Boeing technicians and former Pan American employees voluntarily spent six years completely restoring the Stratoliner before it made an emergency landing in Elliott Bay in 2002. Since then, the restoration team has performed additional work so that visitors to the Udvar-Hazy Center will have the opportunity to view the aircraft as it looked the day it rolled off the assembly line more than 60 years ago.
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De Havilland originally designed the Chipmunk after World War II as a primary trainer to replace the venerable Tiger Moth. Among the tens of thousands of pilots who trained in or flew the Chipmunk for pleasure was veteran aerobatic and movie pilot Art Scholl. He flew his Pennzoil Special at air shows throughout the 1970s and early '80s, thrilling audiences with his skill and showmanship and proving that the design was a top-notch aerobatic aircraft.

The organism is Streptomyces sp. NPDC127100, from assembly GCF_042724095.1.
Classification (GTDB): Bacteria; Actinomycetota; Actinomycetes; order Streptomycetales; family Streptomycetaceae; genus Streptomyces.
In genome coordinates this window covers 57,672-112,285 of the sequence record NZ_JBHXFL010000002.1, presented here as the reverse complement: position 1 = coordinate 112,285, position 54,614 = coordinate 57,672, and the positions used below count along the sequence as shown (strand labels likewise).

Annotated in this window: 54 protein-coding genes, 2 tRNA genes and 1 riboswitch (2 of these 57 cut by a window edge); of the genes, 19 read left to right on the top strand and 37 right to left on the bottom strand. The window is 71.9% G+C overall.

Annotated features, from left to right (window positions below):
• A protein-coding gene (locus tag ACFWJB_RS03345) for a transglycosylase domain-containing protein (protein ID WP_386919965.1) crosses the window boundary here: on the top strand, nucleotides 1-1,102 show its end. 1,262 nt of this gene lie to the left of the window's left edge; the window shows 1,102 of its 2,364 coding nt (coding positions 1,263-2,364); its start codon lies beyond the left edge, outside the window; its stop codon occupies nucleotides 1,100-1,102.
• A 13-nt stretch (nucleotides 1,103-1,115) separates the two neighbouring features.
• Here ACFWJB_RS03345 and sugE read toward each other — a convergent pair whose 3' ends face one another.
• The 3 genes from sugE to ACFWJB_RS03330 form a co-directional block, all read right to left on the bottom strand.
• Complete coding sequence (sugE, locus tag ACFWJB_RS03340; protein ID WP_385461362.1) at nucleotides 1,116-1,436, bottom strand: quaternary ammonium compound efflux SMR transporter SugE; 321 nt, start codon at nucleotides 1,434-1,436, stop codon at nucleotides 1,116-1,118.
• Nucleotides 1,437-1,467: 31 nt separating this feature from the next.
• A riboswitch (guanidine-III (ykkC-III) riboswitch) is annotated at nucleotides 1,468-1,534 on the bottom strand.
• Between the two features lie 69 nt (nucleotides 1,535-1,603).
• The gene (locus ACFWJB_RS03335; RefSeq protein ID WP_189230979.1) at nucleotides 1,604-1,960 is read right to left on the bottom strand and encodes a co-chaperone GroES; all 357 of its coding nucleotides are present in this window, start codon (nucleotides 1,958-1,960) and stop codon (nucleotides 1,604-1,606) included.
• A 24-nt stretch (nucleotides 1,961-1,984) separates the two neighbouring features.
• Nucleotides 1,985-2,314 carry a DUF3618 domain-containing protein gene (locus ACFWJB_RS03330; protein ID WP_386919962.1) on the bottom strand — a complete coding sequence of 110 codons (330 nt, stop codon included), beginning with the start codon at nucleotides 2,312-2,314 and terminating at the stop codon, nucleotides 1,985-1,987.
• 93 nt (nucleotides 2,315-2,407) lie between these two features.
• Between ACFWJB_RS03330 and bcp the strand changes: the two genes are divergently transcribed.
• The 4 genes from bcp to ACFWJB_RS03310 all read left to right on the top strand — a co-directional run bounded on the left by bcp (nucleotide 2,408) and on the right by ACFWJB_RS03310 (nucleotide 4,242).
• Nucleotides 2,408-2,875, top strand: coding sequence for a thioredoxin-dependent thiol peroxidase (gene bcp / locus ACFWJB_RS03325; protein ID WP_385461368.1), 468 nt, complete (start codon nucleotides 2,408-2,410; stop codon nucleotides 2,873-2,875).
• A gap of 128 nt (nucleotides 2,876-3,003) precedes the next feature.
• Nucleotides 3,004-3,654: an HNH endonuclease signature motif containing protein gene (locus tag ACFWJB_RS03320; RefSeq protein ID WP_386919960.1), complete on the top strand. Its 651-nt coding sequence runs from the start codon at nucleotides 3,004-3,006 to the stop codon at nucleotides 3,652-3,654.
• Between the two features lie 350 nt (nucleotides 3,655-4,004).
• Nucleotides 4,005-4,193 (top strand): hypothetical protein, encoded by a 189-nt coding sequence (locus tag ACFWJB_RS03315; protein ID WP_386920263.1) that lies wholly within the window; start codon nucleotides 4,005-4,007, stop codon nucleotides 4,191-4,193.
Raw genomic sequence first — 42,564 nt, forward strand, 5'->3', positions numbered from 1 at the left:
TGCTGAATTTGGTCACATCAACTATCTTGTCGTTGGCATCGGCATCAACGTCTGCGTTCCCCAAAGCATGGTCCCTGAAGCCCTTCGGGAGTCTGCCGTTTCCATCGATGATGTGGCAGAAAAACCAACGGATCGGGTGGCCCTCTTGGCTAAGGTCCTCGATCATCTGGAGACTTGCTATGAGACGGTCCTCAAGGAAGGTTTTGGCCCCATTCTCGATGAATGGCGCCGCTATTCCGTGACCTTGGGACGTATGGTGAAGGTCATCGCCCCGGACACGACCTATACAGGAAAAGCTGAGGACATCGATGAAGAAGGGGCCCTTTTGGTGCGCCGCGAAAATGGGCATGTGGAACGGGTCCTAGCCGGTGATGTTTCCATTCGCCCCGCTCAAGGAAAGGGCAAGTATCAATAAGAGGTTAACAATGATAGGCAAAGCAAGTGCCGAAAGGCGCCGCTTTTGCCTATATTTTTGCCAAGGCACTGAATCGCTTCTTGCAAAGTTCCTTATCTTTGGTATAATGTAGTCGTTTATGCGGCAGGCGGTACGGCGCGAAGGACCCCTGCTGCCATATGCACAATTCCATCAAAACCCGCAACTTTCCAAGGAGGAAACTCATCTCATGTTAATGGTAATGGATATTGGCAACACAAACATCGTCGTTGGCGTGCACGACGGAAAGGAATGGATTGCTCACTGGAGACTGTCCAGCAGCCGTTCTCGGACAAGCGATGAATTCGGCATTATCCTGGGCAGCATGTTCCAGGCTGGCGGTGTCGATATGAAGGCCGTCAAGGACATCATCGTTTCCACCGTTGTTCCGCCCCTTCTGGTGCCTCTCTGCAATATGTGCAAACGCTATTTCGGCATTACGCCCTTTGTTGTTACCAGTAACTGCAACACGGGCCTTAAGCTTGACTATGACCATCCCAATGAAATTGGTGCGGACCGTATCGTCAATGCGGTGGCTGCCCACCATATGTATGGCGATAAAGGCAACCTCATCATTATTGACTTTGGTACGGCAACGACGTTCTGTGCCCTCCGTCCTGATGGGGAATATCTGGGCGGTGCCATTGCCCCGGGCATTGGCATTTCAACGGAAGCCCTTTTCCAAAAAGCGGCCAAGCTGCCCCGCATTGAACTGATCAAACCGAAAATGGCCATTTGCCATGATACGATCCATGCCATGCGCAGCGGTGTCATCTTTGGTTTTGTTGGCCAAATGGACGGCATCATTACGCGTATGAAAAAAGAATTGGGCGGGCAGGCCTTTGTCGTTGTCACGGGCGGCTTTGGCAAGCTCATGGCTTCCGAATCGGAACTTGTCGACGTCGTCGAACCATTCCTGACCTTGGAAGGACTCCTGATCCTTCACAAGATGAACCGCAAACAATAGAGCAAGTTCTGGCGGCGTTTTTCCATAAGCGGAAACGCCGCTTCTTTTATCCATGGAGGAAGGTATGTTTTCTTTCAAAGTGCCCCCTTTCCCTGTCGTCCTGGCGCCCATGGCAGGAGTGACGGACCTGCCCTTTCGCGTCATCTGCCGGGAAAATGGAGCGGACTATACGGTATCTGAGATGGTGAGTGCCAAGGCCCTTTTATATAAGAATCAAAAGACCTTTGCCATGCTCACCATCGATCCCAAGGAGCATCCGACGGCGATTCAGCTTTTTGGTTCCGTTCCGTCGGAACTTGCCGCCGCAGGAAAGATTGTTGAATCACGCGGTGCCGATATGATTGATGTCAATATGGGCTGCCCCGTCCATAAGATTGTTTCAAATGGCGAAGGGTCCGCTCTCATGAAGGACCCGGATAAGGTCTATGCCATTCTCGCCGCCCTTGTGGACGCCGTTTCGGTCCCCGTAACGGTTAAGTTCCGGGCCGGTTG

Art Scholl purchased the DHC-1A in 1968. He modified it to a single-seat airplane with a shorter wingspan and larger vertical fin and rudder, and made other changes to improve its performance. Scholl was a three-time member of the U.S. Aerobatic Team, an air racer, and a movie and television stunt pilot. At air shows, he often flew with his dog Aileron on his shoulder or taxied with him standing on the wing.
Gift of the Estate of Arthur E. Scholl
De Havilland Canada Ltd.
Country of Origin:
United States of America
Wingspan: 9.4 m (31 ft)
Length: 7.9 m (26 ft)
Height: 2.1 m (7 ft 1 in)
Weight, empty: 717 kg (1,583 lb)
Weight, gross: 906 kg (2,000 lb)
Top speed: 265 km/h (165 mph)
Engine: Lycoming GO-435, 260 hp
Overall: Aluminum Monocoque Physical Description:Single-engine monoplane. Lycoming GO-435, 260 hp engine.